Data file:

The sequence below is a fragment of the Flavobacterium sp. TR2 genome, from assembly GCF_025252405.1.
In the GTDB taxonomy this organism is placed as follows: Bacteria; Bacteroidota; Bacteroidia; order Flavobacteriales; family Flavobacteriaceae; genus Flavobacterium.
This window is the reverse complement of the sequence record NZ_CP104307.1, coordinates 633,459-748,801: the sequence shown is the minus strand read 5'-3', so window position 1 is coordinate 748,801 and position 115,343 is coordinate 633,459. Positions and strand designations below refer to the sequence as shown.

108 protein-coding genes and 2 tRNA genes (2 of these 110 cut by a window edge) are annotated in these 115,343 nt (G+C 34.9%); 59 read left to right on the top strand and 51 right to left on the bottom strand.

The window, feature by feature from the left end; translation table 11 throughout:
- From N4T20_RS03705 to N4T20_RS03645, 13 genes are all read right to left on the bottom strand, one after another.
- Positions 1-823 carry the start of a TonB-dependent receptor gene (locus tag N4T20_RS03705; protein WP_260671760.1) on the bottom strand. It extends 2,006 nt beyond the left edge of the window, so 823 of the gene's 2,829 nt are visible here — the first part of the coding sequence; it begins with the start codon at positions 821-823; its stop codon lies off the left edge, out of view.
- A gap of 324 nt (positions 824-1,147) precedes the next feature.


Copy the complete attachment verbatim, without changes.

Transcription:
The sequence below is a fragment of the Flavobacterium sp. TR2 genome, from assembly GCF_025252405.1.
In the GTDB taxonomy this organism is placed as follows: Bacteria; Bacteroidota; Bacteroidia; order Flavobacteriales; family Flavobacteriaceae; genus Flavobacterium.
This window is the reverse complement of the sequence record NZ_CP104307.1, coordinates 633,459-748,801: the sequence shown is the minus strand read 5'-3', so window position 1 is coordinate 748,801 and position 115,343 is coordinate 633,459. Positions and strand designations below refer to the sequence as shown.

108 protein-coding genes and 2 tRNA genes (2 of these 110 cut by a window edge) are annotated in these 115,343 nt (G+C 34.9%); 59 read left to right on the top strand and 51 right to left on the bottom strand.

The window, feature by feature from the left end; translation table 11 throughout:
- From N4T20_RS03705 to N4T20_RS03645, 13 genes are all read right to left on the bottom strand, one after another.
- Positions 1-823 carry the start of a TonB-dependent receptor gene (locus tag N4T20_RS03705; protein WP_260671760.1) on the bottom strand. It extends 2,006 nt beyond the left edge of the window, so 823 of the gene's 2,829 nt are visible here — the first part of the coding sequence; it begins with the start codon at positions 821-823; its stop codon lies off the left edge, out of view.
- A gap of 324 nt (positions 824-1,147) precedes the next feature.